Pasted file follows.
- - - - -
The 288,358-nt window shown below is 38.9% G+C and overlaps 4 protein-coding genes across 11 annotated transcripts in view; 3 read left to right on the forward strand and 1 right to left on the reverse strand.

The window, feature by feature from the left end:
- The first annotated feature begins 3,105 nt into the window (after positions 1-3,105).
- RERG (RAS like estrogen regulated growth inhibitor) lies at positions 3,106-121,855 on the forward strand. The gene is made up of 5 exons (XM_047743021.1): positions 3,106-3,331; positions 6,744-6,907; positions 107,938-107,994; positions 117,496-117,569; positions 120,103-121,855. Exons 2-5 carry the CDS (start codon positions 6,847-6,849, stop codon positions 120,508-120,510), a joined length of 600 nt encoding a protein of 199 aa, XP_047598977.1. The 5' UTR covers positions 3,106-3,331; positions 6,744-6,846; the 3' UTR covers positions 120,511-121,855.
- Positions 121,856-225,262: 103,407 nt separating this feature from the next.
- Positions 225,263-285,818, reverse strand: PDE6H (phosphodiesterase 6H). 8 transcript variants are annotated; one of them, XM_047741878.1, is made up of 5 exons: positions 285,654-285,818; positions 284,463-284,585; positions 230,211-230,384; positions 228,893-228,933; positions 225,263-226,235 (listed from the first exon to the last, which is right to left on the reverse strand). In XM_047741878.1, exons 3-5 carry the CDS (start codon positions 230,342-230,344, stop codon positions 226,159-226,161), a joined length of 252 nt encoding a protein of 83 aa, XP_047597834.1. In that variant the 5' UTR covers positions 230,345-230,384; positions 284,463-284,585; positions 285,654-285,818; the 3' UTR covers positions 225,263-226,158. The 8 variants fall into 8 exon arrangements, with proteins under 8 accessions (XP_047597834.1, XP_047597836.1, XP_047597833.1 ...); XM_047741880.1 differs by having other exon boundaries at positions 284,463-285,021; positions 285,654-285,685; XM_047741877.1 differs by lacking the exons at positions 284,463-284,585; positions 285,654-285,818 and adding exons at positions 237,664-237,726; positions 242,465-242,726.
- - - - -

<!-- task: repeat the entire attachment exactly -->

The 288,358-nt window shown below is 38.9% G+C and overlaps 4 protein-coding genes across 11 annotated transcripts in view; 3 read left to right on the forward strand and 1 right to left on the reverse strand.

The window, feature by feature from the left end:
- The first annotated feature begins 3,105 nt into the window (after positions 1-3,105).
- RERG (RAS like estrogen regulated growth inhibitor) lies at positions 3,106-121,855 on the forward strand. The gene is made up of 5 exons (XM_047743021.1): positions 3,106-3,331; positions 6,744-6,907; positions 107,938-107,994; positions 117,496-117,569; positions 120,103-121,855. Exons 2-5 carry the CDS (start codon positions 6,847-6,849, stop codon positions 120,508-120,510), a joined length of 600 nt encoding a protein of 199 aa, XP_047598977.1. The 5' UTR covers positions 3,106-3,331; positions 6,744-6,846; the 3' UTR covers positions 120,511-121,855.
- Positions 121,856-225,262: 103,407 nt separating this feature from the next.
- Positions 225,263-285,818, reverse strand: PDE6H (phosphodiesterase 6H). 8 transcript variants are annotated; one of them, XM_047741878.1, is made up of 5 exons: positions 285,654-285,818; positions 284,463-284,585; positions 230,211-230,384; positions 228,893-228,933; positions 225,263-226,235 (listed from the first exon to the last, which is right to left on the reverse strand). In XM_047741878.1, exons 3-5 carry the CDS (start codon positions 230,342-230,344, stop codon positions 226,159-226,161), a joined length of 252 nt encoding a protein of 83 aa, XP_047597834.1. In that variant the 5' UTR covers positions 230,345-230,384; positions 284,463-284,585; positions 285,654-285,818; the 3' UTR covers positions 225,263-226,158. The 8 variants fall into 8 exon arrangements, with proteins under 8 accessions (XP_047597834.1, XP_047597836.1, XP_047597833.1 ...); XM_047741880.1 differs by having other exon boundaries at positions 284,463-285,021; positions 285,654-285,685; XM_047741877.1 differs by lacking the exons at positions 284,463-284,585; positions 285,654-285,818 and adding exons at positions 237,664-237,726; positions 242,465-242,726.